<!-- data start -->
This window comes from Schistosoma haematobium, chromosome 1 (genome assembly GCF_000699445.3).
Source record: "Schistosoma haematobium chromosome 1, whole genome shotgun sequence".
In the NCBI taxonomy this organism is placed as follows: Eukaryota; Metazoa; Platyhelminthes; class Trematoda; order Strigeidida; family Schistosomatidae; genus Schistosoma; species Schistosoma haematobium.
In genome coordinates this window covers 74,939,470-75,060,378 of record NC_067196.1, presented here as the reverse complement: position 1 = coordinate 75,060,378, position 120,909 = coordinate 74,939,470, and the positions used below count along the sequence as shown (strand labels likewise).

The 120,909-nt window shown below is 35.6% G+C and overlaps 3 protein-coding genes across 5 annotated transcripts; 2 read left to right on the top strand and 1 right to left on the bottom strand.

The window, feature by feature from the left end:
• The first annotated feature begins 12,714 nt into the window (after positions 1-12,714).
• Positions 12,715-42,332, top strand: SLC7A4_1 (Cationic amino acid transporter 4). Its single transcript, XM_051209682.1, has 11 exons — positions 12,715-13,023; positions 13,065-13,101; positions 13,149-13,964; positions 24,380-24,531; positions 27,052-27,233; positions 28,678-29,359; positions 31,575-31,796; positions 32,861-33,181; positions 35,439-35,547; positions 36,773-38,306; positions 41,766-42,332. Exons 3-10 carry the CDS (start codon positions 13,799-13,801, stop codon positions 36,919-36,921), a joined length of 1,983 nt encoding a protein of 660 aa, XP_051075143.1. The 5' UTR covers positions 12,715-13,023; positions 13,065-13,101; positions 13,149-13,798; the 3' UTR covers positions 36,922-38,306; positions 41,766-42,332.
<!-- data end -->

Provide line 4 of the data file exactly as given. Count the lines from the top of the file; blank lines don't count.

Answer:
In genome coordinates this window covers 74,939,470-75,060,378 of record NC_067196.1, presented here as the reverse complement: position 1 = coordinate 75,060,378, position 120,909 = coordinate 74,939,470, and the positions used below count along the sequence as shown (strand labels likewise).